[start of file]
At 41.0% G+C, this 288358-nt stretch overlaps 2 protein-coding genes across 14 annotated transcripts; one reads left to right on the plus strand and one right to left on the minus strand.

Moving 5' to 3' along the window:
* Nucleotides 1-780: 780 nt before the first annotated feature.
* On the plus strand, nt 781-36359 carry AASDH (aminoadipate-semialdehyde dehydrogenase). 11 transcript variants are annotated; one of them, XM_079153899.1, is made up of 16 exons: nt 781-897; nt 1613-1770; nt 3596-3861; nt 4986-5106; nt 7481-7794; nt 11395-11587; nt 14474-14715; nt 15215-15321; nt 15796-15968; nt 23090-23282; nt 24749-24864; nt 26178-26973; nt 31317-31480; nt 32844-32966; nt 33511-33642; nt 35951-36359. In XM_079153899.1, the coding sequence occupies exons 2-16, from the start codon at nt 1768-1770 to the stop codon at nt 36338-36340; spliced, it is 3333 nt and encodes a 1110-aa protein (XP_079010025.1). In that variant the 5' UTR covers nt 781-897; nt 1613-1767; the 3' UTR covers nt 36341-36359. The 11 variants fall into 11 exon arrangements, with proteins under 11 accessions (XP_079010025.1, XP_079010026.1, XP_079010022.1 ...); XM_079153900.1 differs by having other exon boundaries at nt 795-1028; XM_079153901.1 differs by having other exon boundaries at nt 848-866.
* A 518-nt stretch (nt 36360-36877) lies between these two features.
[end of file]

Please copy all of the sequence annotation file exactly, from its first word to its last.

At 41.0% G+C, this 288358-nt stretch overlaps 2 protein-coding genes across 14 annotated transcripts; one reads left to right on the plus strand and one right to left on the minus strand.

Moving 5' to 3' along the window:
* Nucleotides 1-780: 780 nt before the first annotated feature.
* On the plus strand, nt 781-36359 carry AASDH (aminoadipate-semialdehyde dehydrogenase). 11 transcript variants are annotated; one of them, XM_079153899.1, is made up of 16 exons: nt 781-897; nt 1613-1770; nt 3596-3861; nt 4986-5106; nt 7481-7794; nt 11395-11587; nt 14474-14715; nt 15215-15321; nt 15796-15968; nt 23090-23282; nt 24749-24864; nt 26178-26973; nt 31317-31480; nt 32844-32966; nt 33511-33642; nt 35951-36359. In XM_079153899.1, the coding sequence occupies exons 2-16, from the start codon at nt 1768-1770 to the stop codon at nt 36338-36340; spliced, it is 3333 nt and encodes a 1110-aa protein (XP_079010025.1). In that variant the 5' UTR covers nt 781-897; nt 1613-1767; the 3' UTR covers nt 36341-36359. The 11 variants fall into 11 exon arrangements, with proteins under 11 accessions (XP_079010025.1, XP_079010026.1, XP_079010022.1 ...); XM_079153900.1 differs by having other exon boundaries at nt 795-1028; XM_079153901.1 differs by having other exon boundaries at nt 848-866.
* A 518-nt stretch (nt 36360-36877) lies between these two features.